Key questions from the mouths of babes
At least a couple of times each month we welcome Cub Scouts or other youth groups to visit The Tribune and learn how the newspaper is created.
I probably enjoy these as much as the children because it is special to watch the wonder and amazement on their faces as the press fires up and rolls freshly printed newspapers off the conveyor. This is something that never gets old to see.
As we tour the building and I explain the individual departments that all have to work together to produce the newspaper — classifieds, circulation, the newsroom, advertising, composing and production — I will often see a small hand shoot up, usually towards the back of the group.
“What do you do?” the young boy or girl asks in a quiet voice, a question that always seems to elicit giggles from the nearby employees who are waiting anxiously to hear the answer.
In some ways it is truly a difficult thing to answer and I’m only sharing now to try to help better explain to the public. I am not, in any way, trying to toot my own horn.
In most basic terms, the newspaper publisher is the manager. It is my job to work with the other department heads and leaders to make sure we meet the goals and achieve the vision we set forth for The Tribune.
I often joke that my job is like being the head coach of a football team. I get too much credit when things go right and too much blame when they go wrong.
But, in reality, it is far more than that.
In fact, I see my role as being much closer to head cheerleader (don’t worry everyone, I have no plans on breaking out the pom-poms and skirt). I’m often the public face of the newspaper along with reporters and sales representatives and ladies in the front office.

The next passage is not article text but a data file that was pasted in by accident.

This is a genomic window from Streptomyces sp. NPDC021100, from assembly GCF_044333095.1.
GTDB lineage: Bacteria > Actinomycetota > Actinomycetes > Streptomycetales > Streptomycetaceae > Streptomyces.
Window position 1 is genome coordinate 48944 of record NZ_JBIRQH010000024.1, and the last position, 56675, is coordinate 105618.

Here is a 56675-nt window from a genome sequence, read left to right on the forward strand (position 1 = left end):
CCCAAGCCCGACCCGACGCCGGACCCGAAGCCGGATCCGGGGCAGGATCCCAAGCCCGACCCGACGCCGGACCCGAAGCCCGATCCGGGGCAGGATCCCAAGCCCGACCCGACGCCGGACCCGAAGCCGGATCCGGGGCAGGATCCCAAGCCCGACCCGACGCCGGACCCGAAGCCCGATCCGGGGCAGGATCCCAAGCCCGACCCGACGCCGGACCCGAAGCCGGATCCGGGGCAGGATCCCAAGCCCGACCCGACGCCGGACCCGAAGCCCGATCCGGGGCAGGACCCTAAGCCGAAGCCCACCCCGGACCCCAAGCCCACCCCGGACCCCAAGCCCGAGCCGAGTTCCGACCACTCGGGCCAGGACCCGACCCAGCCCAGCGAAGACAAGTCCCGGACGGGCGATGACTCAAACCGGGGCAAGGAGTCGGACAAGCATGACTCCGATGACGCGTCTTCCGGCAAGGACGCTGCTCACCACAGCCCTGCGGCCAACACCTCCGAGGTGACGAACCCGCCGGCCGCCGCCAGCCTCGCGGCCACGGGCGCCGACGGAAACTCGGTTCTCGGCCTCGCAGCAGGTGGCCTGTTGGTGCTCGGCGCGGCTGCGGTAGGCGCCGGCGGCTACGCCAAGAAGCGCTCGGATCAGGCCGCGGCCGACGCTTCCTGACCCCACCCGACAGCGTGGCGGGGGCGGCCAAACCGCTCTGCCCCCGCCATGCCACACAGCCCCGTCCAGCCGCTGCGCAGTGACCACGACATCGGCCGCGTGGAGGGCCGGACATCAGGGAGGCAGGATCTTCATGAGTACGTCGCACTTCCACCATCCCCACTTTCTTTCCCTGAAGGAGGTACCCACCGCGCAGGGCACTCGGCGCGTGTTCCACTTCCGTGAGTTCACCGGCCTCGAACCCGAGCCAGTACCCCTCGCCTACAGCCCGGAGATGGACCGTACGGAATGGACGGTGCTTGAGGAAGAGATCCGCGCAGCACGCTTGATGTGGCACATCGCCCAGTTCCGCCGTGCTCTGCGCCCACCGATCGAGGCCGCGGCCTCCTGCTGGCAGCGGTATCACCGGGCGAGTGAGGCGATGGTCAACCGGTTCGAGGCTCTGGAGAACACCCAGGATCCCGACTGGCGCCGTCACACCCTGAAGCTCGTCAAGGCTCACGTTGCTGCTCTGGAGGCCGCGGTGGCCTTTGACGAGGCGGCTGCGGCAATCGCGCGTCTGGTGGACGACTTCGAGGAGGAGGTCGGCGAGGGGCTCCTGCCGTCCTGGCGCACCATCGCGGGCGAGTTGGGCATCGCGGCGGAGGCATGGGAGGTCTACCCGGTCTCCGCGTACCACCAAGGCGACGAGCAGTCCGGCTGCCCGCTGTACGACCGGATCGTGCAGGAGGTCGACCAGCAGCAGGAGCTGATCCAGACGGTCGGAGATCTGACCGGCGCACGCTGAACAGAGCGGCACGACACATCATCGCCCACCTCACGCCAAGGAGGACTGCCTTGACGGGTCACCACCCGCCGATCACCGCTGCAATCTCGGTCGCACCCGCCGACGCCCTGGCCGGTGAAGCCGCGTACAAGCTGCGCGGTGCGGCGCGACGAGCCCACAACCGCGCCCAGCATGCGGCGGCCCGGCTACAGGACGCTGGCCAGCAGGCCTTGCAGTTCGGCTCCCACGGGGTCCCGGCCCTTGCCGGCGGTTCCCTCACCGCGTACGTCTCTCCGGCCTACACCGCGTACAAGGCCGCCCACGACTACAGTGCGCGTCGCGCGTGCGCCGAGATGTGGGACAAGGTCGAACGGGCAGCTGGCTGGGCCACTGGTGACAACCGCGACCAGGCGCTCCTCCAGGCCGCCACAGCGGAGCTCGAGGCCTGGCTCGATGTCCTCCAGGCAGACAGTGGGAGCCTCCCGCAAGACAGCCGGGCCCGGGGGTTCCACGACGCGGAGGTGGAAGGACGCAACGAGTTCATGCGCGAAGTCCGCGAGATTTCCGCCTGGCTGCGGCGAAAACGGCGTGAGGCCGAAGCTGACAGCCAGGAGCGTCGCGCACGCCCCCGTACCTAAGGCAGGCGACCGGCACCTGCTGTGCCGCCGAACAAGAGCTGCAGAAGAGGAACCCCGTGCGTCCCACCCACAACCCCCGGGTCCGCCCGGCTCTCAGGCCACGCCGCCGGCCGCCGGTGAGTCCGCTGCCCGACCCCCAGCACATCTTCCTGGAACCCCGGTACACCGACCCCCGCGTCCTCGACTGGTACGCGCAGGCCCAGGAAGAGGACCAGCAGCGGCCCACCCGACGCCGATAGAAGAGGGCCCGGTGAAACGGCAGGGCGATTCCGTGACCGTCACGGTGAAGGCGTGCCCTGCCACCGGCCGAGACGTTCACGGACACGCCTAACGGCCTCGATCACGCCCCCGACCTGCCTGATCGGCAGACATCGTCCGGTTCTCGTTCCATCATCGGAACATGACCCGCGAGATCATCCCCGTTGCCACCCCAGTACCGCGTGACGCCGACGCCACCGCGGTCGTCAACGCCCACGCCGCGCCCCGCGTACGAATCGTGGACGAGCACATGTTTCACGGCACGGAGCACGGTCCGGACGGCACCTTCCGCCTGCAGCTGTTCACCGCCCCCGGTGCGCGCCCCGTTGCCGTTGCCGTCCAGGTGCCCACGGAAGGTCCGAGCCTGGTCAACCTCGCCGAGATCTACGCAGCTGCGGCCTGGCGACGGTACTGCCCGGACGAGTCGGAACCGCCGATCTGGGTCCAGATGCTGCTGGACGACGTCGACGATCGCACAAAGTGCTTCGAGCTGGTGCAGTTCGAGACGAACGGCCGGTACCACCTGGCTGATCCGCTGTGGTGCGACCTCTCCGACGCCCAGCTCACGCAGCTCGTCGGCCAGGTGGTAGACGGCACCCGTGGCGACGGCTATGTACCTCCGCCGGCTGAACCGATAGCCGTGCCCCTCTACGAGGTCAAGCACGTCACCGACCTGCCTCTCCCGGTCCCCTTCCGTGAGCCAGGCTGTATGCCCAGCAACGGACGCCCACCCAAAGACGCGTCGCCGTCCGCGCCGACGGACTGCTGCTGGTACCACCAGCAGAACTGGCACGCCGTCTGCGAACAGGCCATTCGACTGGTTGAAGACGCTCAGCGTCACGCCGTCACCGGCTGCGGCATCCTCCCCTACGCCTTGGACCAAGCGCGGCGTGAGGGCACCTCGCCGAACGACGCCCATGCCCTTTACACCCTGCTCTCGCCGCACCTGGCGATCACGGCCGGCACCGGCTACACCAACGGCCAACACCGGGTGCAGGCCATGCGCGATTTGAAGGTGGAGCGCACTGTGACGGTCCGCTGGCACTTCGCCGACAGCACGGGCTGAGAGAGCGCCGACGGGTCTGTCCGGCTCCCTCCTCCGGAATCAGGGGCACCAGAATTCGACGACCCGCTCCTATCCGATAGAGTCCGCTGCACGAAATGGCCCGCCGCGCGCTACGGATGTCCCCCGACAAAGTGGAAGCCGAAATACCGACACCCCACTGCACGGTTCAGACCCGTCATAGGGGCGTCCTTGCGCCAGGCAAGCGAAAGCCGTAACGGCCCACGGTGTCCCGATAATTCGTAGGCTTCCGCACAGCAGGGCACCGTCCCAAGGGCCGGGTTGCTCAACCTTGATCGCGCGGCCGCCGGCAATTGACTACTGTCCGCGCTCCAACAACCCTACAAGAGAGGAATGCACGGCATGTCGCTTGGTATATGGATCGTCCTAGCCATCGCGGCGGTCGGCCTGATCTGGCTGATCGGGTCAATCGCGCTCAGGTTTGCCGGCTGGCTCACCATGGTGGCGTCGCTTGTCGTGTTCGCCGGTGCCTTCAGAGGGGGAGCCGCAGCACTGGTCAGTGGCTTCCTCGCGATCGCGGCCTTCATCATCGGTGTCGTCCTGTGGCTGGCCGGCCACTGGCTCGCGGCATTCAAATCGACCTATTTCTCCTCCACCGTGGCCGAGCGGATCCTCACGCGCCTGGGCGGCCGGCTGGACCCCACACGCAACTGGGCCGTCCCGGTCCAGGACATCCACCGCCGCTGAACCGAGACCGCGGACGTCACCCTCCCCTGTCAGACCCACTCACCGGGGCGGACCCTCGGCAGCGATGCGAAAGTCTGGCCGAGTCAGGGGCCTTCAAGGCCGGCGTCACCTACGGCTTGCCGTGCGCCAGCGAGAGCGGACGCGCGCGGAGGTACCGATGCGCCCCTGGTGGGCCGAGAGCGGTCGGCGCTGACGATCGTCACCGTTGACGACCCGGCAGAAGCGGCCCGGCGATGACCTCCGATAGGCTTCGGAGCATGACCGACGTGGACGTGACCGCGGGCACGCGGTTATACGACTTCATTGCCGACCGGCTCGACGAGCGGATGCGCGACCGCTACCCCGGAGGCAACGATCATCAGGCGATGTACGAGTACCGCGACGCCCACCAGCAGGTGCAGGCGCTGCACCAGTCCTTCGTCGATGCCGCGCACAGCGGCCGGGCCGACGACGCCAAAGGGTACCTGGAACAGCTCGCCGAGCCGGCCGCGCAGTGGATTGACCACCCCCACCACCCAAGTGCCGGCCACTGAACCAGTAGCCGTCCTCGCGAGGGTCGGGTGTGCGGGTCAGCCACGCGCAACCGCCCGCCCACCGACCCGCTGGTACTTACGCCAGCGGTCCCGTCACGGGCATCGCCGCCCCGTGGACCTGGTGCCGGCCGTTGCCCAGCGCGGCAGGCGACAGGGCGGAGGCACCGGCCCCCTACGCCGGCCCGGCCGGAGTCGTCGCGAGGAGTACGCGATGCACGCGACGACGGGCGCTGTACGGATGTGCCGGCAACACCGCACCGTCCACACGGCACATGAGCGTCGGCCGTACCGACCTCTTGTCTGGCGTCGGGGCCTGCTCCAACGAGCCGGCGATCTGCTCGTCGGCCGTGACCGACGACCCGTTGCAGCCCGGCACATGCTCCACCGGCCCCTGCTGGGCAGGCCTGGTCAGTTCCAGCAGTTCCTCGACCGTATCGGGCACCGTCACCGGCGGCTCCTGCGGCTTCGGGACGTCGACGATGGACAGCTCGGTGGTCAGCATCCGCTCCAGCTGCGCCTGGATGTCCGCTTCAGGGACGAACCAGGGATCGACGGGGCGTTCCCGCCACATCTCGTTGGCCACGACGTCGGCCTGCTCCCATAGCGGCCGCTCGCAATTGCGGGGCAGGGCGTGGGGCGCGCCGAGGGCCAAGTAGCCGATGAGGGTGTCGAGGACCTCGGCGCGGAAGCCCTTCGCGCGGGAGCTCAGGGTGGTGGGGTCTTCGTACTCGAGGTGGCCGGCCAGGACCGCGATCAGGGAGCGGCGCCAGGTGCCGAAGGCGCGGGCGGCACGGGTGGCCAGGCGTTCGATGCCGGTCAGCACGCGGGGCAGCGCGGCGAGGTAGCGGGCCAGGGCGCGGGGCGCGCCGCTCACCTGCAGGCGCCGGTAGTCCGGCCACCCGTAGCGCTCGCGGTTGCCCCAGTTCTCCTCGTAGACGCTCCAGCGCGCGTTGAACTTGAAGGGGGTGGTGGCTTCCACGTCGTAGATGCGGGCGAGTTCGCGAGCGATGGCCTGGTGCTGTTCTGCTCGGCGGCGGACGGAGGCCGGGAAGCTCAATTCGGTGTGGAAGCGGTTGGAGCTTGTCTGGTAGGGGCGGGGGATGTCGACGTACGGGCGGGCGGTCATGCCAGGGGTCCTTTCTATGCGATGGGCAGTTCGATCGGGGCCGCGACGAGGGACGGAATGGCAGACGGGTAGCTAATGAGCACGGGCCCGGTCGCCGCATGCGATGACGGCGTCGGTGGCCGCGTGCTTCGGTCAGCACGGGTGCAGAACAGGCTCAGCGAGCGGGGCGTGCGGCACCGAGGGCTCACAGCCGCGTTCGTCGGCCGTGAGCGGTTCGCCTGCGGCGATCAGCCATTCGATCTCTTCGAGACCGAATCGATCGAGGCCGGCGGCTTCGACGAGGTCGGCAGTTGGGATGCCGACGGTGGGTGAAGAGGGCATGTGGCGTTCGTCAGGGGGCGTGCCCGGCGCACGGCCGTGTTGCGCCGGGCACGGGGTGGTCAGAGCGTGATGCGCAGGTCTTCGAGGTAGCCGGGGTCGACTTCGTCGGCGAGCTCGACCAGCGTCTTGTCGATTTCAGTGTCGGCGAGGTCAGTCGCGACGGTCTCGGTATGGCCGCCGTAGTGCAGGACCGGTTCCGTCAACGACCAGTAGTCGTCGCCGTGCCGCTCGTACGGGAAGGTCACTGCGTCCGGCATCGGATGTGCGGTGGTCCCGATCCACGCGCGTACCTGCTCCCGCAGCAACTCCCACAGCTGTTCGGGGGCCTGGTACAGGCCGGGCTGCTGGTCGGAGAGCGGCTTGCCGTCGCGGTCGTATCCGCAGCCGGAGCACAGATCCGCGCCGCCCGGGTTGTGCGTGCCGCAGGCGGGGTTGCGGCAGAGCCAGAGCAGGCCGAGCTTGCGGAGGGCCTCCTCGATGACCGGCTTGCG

I feel it is important for me to be involved in the community through various civic organizations and other projects, to represent the newspaper professionally and to be accessible to the public when needed.
Overall, I feel like I do most of these pretty well but am always looking to improve.
An anonymous web blogger recently accused me of refusing to meet with him or her and essentially running out the back door the office. I put very little stock in this type of anonymous commentary, but I got a good laugh from this one.
First, it simply isn’t true. In the nearly 10 years that I’ve been at the newspaper I can count on one hand the number of times that I have told someone that I cannot meet with them, always urging them to meet with me later or make an appointment because we were facing a deadline.
And as I thought about this fictional accusation I thought of a recent incident or two that helps validate my approach to constantly having an open-door policy and being accessible.
I was recently working on a big project with a tight deadline and it was really coming down to the wire. But a reader came in, upset over an editorial and wanted to talk about it. It was just as important to her as the project I was working on is to me.
So I sat down and took the time to listen to her perspective. She walked away satisfied that I listened and I walked away far more informed about a complicated topic.
Last week, I had just finished eating lunch in Ashland, Ky., when a lady approached my table. She was very polite and apologetic because she felt like she was interrupting me — she wasn’t — or that I minded. I didn’t.
We had a great conversation about key issues facing our community. I left that lunch more filled from the conversation than the meal I had just eaten.
Do I deserve a cookie for this? No way. Talking with our readers is part of my job, and pretty much my favorite part.
So if you want to know something about me or about The Tribune, just ask. Give me a call, make an appointment or just stop by. I’ll even give you a tour if you want.
Michael Caldwell is publisher of The Tribune. To reach him, call (740) 532-1445 ext. 24 or by e-mail at firstname.lastname@example.org.